For Whom The Bell Tolls
Dir: Sam Wood
Cast: Gary Cooper, Ingrid Bergman, Katrina Paxinou, Akim Tamiroff
This screen adaptation of Earnest Hemingway’s famous novel was released in 1943- in the midst of the raging World War II. The film is supposed to be a great love-story on the backdrop of a war but cinematically it simply doesn’t have enough power and magic to be ranked in the same masterpiece- bracket as Casablanca- another war-themed love-story featuring the same heroine (Ingrid Bergman) and released just a year before!
Despite these reservations, there is enough drama, emotion, suspense and technical finesse in this near three hour-long classic film to keep the movie-buffs interested. The film tells the story of Robert Jordan (Gary Cooper)- an idealist American college-teacher who has turned into a mercenary demolition expert, in order to help the Spanish Republican guerillas, who are fighting underground battles on multiple fronts against the German, Italian, Russian and Spanish Nationalist forces.
Jordan’s latest mission is to blow a strategically important bridge joining two mountainous cliffs. He has got three days to achieve that mission and he has to time it to perfection, blowing it just when the opposite army’s offensive starts! As Jordan tries to plan his mission with the help from a rebel group hiding in the nearby mountains, he comes across many interesting characters like Pablo – a once brave-but-now treacherous guerilla band-leader; Pilar- Pablo’s none-too-pretty, headstrong wife and Maria- a teenager refugee. Amidst conflicting personalities and contrasting viewpoints an unlikely torrid love- affair develops between Robert and Maria! Will Maria’s love come in the way of Robert’s duty? Will the mission be achieved in the increasingly adverse conditions?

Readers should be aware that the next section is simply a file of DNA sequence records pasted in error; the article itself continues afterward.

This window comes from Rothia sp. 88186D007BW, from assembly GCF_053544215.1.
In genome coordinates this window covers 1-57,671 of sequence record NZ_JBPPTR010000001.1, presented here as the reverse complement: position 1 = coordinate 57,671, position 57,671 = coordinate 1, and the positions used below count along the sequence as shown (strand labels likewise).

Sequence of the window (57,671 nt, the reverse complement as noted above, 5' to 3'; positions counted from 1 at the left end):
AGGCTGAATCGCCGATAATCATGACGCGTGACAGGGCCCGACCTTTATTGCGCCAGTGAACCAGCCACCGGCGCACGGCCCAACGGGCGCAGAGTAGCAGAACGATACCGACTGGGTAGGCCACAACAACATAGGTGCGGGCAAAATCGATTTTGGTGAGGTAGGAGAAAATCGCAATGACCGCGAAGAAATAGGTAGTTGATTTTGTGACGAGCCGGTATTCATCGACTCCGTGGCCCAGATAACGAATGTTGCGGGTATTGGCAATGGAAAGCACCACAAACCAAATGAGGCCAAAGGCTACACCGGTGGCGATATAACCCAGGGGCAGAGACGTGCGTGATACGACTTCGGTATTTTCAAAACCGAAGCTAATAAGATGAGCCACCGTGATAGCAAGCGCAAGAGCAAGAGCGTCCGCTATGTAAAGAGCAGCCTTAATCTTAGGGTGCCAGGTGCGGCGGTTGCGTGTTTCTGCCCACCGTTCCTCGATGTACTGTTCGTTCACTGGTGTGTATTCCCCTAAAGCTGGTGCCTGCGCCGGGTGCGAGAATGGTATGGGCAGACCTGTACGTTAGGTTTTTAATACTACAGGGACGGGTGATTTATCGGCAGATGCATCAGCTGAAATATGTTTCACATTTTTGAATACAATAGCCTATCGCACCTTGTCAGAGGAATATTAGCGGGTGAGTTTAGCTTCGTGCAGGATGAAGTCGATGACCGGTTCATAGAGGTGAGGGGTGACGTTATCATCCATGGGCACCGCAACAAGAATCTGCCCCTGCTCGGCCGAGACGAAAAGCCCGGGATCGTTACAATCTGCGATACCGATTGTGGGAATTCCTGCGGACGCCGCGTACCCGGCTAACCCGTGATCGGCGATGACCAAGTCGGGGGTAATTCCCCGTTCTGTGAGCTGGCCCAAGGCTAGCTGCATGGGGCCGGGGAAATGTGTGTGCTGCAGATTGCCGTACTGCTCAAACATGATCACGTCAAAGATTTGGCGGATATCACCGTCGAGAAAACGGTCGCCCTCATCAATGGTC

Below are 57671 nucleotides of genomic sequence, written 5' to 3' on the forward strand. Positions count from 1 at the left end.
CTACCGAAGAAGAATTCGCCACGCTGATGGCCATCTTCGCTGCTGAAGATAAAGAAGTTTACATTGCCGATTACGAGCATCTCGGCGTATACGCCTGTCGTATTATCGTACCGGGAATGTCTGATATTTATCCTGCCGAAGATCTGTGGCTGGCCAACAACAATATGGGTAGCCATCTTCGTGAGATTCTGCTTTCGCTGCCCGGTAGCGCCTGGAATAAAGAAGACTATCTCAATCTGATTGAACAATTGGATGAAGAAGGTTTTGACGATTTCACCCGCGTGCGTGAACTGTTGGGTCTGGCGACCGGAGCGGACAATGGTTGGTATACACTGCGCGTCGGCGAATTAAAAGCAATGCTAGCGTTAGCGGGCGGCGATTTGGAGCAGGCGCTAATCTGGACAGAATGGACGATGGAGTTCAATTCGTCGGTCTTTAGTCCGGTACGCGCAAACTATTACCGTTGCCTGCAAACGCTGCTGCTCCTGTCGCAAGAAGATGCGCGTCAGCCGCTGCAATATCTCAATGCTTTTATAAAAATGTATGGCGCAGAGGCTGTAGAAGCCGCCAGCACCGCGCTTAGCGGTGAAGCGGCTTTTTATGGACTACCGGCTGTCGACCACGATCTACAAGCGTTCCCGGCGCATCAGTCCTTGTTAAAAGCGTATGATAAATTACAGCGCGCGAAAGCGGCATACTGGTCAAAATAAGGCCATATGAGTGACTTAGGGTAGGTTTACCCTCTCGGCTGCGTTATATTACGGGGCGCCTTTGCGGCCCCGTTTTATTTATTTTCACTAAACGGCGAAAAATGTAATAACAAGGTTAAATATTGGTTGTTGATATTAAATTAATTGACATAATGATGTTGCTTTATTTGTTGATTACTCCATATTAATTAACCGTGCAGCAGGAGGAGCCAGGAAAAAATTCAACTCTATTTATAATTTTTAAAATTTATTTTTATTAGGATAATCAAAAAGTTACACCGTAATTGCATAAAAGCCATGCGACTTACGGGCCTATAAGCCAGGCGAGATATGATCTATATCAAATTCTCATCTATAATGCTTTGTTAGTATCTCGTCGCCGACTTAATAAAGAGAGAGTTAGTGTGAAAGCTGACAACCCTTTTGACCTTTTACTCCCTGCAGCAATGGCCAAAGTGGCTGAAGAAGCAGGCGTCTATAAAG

By 1943-standards, the movie seems technically too advanced. The spectacular color cinematography captures the beauty and fury of the mountainous terrains in full splendor and even the war scenes are convincing in detail. The chemistry between the lead pair- a strong and silent Cooper and a vivacious and impulsive Bergman is great. But even more appealing are the well-nuanced character roles of Paxinou (Pilar) and Tamiroff (Pablo). Despite many positives, the movie’s slow pace and laboured narrative takes away the edge and that’s what prevents it from being acknowledged as a true classic.